Objects without a story

Sarah Crawford accompanied her introduction with images of museum collections, many of which featured her home institution, The Field Museum of Natural History.


This is ICOM’s (International Council Of Museums) definition:
“A museum is a non-profit, permanent institution in the service of society and its development, open to the public, which acquires, conserves, researches, communicates and exhibits the tangible and intangible heritage of humanity and its environment for the purposes of education, study and enjoyment.”

How do these museums select/collect objects that represent the heritage of humanity?

  • At The Field Museum I am helping develop the content for a new exhibition about China.
  • We have 32,000 objects in China collection; we had to pick 416 for the exhibition. Of these objects, 190 of these were collected over 80 years ago by one man, Berthold Laufer.
  • Berthold Laufer the curator of Asian Anthropology at the FM from 1908 to 1934. He personally collected 19,000 objects from China and Tibet. Laufer was collecting in China about 15 years after the Field first opened.
  • Many anthropologists collected objects as a means of preserving cultures they thought were vanishing. Sometimes these trips were a bit exploitive but they resulted in the majority of The Museum’s current collection.
  • We can do research but we do not know any truly personal information about MOST of these objects. It was not museum practice at the time to collect stories along with objects.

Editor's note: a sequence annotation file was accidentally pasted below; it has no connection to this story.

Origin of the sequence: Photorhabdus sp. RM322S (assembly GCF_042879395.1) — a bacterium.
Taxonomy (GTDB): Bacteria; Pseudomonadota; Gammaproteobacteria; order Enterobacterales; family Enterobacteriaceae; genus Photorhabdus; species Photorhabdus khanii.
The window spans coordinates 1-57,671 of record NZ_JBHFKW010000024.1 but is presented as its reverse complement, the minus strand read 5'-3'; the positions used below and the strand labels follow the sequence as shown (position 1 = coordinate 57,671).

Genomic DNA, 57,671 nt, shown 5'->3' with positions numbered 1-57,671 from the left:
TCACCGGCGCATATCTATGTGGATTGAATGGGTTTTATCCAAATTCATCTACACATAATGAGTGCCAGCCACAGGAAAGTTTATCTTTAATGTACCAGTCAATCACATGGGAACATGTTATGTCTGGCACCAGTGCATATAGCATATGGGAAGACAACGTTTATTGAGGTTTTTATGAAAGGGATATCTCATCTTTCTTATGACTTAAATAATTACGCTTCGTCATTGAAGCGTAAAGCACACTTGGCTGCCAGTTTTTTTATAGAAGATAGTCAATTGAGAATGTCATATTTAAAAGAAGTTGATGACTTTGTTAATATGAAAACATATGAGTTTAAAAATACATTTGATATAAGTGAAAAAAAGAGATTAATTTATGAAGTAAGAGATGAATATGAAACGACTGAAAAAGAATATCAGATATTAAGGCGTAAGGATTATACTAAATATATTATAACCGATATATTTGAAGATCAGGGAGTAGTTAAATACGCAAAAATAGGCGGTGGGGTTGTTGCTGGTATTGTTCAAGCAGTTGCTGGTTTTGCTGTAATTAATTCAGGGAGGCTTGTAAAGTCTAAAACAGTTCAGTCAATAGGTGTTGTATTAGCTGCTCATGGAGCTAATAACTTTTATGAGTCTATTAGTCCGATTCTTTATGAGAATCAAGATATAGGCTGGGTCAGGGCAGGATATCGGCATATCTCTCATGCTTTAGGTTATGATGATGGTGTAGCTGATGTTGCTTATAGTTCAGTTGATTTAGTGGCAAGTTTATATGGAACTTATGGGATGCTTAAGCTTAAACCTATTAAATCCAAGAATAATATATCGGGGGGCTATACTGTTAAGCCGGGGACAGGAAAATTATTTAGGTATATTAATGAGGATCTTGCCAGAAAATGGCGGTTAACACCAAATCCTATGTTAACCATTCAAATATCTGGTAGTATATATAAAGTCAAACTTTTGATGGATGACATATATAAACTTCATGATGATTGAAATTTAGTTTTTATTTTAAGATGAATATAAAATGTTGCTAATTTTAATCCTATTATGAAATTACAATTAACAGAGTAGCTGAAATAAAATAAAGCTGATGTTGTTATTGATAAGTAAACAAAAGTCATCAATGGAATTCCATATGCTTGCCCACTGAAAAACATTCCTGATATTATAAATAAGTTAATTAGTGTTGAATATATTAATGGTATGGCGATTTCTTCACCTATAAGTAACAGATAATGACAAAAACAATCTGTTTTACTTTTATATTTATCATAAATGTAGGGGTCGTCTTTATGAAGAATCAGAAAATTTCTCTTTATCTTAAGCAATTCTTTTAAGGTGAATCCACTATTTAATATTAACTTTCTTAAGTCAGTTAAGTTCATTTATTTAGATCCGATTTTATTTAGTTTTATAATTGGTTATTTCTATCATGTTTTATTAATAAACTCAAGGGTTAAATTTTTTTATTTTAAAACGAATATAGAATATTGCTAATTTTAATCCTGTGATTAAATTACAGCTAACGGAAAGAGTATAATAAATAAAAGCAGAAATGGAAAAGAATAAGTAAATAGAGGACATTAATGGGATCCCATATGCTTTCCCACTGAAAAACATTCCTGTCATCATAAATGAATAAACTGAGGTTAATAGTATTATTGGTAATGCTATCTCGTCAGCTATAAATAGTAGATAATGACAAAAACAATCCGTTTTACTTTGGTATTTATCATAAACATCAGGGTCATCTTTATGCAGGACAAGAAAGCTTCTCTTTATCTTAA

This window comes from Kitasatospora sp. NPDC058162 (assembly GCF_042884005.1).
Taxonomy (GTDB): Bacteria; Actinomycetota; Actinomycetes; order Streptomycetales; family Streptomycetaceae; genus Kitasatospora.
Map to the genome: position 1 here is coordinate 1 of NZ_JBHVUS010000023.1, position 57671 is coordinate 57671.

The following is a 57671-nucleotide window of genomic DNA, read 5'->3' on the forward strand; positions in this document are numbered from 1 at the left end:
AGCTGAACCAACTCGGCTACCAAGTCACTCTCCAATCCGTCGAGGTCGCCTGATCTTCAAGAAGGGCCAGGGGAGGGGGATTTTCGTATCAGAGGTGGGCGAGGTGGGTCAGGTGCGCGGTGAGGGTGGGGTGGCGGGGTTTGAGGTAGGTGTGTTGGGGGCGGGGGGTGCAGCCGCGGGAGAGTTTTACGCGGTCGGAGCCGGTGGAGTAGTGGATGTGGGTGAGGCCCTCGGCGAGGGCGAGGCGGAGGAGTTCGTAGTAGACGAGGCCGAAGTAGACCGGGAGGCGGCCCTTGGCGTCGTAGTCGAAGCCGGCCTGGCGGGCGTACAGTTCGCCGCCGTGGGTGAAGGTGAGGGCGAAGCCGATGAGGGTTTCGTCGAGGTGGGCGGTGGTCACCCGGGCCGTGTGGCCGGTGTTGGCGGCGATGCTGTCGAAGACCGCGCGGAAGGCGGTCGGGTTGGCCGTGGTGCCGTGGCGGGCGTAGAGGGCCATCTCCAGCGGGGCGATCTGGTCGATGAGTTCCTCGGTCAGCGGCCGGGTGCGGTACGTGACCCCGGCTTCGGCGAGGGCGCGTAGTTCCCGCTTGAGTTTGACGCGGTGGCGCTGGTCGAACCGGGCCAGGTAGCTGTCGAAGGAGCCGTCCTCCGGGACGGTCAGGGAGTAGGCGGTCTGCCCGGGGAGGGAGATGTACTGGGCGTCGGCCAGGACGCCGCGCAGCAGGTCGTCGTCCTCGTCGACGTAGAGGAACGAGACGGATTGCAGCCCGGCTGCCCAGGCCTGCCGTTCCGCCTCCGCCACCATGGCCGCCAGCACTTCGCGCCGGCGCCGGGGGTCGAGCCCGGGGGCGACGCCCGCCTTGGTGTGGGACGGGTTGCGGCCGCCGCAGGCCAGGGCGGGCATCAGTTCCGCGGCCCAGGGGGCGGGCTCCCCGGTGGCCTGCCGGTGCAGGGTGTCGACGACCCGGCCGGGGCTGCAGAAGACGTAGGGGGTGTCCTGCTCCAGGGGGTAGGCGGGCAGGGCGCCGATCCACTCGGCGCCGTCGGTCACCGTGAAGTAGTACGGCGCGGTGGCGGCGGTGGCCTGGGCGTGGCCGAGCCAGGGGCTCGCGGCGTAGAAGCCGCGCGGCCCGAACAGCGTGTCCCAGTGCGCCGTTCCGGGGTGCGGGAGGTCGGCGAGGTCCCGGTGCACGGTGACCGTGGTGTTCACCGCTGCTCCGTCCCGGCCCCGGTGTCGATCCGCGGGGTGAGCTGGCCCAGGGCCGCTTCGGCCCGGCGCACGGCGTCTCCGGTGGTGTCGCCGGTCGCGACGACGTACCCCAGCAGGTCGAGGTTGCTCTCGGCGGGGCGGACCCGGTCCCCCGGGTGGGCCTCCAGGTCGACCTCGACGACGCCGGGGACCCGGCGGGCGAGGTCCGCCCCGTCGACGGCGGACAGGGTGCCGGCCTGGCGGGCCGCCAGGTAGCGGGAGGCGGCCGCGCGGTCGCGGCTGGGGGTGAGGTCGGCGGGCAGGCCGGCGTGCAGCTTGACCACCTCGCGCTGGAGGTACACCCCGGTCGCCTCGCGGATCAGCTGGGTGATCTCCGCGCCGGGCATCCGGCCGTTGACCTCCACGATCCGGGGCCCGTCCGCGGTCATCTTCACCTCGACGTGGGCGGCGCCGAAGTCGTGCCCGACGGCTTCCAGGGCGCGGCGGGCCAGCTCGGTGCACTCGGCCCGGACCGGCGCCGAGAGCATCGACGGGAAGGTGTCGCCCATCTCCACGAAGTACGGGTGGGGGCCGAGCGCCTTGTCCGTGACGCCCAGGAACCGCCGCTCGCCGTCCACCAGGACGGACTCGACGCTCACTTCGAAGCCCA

• The object that stands out to me among the China collection is a mariner’s compass that was not from Laufer but by Thomas Mason, the Field Museum’s chief engineer.
  • He received it as a gift in 1914 from Christian Hoffman, the chief engineer on a Yangtze Steamer. Hoffman’s steamboat would have traveled along China’s Yangtze River shipping goods and people throughout China. That’s all we know about this compass but it is more than what we know about most of the objects in our collection.
  • See what a story can do to an object? A top hat is just a hat unless Abe Lincoln owned it.


  • We wanted this event to give people an opportunity to share stories about their objects.
  • If museums “exhibit the tangible and intangible heritage of humanity” what objects/stories do you think belong in a museum?
  • 200 years from now when the world you are familiar with no longer exists, what would you want people to remember about your life and your culture?

Sarah Crawford is an Exhibition Developer at the Field Museum of Natural History. 

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